digital rhetoric

privacy, pedagogy, and 5000 days

Kevin Kelly (founder of Wired, among other things) speaks here at the EG conference on the next 5,000 days of the Internet

One of the interesting remarks he makes here is about privacy. Kelly sees that over the next decade or so we will increasingly come to view the Internet as a single (albeit distributed/networked) device that we accessible through a variety of means. In order to make best use of that device, we will need to share a great deal of information with it. If you can imagine a world of ubiquitous computing where nearly everything is tagged, you are also looking at a world where the granular elements of your personal information are tagged and shared with the web.

Admittedly it seems a little creepy, right? And yet we need to recognize that our notions of privacy are cultural and historical. If you lived in a small rural town or area in the 18th century (or earlier), as nearly everyone did, your "world" was pretty small, and it’s likely that everyone in your world knew your business. There’s a kind of evolutionary thing here, I think, where we are social animals and our success comes from knowing things about our community. On the other hand, I think about my life today. I live in a home where my kids have private bedrooms. I have a separate room for my office. I have friendly but fairly distant relations with all my neighbors. They don’t know my business. I have a private office at work.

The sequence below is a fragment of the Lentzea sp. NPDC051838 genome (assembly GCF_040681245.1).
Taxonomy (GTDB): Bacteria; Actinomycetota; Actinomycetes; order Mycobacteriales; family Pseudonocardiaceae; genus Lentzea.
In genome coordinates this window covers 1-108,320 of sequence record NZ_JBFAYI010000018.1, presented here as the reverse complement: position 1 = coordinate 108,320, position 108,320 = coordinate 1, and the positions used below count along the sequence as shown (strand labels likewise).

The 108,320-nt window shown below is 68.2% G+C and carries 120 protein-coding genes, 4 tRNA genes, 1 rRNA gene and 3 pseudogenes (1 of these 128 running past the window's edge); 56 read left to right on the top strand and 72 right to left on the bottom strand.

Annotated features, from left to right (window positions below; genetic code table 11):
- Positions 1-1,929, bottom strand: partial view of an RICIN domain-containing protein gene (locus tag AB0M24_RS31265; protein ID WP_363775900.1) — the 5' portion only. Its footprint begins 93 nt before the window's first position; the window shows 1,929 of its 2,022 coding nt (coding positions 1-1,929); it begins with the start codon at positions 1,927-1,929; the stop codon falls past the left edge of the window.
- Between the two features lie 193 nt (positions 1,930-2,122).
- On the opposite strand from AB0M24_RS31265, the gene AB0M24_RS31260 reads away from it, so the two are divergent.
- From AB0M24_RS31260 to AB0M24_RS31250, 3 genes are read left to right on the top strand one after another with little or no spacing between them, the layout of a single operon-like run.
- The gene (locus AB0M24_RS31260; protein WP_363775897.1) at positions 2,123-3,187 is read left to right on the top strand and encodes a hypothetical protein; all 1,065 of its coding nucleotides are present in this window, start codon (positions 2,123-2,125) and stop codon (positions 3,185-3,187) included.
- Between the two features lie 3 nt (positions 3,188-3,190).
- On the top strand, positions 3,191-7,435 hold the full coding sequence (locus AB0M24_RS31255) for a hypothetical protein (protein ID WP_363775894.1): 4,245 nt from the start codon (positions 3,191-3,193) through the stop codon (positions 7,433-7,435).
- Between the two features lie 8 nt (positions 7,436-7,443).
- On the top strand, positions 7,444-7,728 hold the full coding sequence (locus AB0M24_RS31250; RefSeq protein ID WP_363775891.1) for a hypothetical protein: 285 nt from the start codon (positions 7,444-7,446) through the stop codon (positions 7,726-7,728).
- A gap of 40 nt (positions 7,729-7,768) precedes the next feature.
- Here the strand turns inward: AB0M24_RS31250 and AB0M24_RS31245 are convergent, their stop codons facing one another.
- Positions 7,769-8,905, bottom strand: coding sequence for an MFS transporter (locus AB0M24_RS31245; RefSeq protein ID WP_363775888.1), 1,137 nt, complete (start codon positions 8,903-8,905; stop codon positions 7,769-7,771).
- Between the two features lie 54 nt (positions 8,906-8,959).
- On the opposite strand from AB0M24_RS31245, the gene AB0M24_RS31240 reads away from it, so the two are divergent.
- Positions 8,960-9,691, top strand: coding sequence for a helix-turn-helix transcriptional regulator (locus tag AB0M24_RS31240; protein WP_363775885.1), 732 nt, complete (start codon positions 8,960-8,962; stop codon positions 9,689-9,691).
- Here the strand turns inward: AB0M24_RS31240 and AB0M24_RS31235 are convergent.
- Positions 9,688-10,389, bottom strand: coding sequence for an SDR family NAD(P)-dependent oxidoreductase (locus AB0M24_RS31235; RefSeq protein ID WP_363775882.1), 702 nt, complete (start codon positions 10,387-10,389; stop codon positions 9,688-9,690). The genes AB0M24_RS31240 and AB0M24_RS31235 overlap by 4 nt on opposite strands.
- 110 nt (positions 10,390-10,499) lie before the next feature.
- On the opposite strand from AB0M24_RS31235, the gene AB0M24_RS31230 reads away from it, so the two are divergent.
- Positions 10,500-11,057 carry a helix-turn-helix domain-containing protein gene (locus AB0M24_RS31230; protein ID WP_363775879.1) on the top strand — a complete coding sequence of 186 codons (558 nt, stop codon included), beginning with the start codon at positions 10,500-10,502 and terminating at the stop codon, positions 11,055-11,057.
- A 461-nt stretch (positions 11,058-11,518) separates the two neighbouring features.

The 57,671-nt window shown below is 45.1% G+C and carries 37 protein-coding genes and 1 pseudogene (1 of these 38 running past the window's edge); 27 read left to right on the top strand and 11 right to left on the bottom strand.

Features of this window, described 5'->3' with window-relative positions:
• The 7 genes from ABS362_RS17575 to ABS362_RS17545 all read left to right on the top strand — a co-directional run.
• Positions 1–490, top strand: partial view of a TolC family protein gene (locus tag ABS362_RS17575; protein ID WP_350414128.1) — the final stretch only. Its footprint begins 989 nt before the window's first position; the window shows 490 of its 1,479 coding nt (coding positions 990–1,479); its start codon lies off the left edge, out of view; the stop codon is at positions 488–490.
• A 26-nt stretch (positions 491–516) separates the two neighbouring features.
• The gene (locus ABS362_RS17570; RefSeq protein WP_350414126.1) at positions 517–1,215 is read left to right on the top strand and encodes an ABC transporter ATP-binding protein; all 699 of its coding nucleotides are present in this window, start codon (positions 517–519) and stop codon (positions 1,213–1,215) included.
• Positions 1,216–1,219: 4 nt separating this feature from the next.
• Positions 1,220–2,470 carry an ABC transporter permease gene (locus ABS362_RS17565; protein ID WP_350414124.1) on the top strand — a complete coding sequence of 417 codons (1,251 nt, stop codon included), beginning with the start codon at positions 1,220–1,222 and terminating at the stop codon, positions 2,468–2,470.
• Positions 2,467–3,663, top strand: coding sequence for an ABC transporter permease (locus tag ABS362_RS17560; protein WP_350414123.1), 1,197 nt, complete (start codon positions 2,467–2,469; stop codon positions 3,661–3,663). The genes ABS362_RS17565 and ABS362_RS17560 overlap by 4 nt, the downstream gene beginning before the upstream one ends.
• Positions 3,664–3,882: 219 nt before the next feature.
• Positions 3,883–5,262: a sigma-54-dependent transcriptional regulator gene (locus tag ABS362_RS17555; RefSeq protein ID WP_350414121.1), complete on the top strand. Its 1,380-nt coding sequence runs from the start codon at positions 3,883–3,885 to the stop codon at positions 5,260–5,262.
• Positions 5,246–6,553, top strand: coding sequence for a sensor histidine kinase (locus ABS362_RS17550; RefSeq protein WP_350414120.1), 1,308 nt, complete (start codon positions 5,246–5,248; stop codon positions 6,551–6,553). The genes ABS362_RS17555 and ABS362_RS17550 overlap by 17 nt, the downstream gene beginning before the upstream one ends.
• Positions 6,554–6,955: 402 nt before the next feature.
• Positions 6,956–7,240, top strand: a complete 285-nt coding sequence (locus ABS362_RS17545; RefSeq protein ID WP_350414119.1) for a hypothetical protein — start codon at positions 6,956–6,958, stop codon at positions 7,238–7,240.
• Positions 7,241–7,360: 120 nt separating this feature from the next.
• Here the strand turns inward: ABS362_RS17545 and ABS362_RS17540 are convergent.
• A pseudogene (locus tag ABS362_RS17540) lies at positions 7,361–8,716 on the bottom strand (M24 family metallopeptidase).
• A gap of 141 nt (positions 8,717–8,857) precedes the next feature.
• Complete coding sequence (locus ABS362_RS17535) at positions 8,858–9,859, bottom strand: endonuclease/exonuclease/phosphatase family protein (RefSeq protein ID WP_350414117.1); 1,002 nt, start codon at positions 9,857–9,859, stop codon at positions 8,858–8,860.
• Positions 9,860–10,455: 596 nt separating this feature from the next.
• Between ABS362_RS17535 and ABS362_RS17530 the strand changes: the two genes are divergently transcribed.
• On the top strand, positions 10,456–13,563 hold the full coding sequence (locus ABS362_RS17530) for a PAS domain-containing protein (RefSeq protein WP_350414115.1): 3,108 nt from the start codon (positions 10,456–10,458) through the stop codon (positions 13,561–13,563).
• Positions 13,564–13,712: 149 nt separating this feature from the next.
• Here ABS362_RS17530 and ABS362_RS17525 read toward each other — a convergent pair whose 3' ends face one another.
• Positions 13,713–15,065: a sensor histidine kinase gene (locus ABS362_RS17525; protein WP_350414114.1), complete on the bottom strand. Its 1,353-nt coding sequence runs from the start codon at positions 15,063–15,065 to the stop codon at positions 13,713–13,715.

I go online in search of communities. I write this blog to connect.

My point is that I believe the experience of privacy that might typify middle-class American life is an anomaly in general human experience. Sure this is the first period in human history where you could look into your webcam and make confessions to a billion people. Yes we are increasingly sharing our preferences, even our unconscious ones with the computing cloud. Picture tying together your buying habits (via online accounts and swipes of your shopper cards) with television viewing and search habits and data mined from your social networking sites. You’ll share this "private" information for the same reason we watch commercials on television: putting up with the commercials means getting free/cheaper entertainment. In this case you get free online services. And I put "private" in scare quotes here b/c I think the notion of what is private is relative.

But there’s more to it than that. Sharing information online will allow us to connect in more powerful and granular ways than we have in the past. This is the point that Kelly makes. In the past we shared pages, linking page to page, in the future we will link on a more semantic level, word to word, meme to meme. Of course there are privacy issues here! Who will be able to do what with your information? And I’d be more concerned about governments or corporations than shady individuals. These are issues that we’ll have to deal with, and not resolve once and for all, but continually revisit. Nevertheless this would appear to the direction of the next 5,000 days.

So that brings me to pedagogy, specifically public, online pedagogy. I appreciate the concern faculty have with the idea of students learning and communciating in public spaces. There are legitimate concerns. I also know that faculty are very good at raising problems about practices that they don’t want to do themselves. I do think that those who worry about what students write in an online class probably haven’t spent a lot of time watching YouTube videos or reading Facebook. If Kelly is right, then we are headed toward a time when we will all have extensive networked identities. The parts of those identities that we actively compose will be our best, subjective opportunity to engage in that process.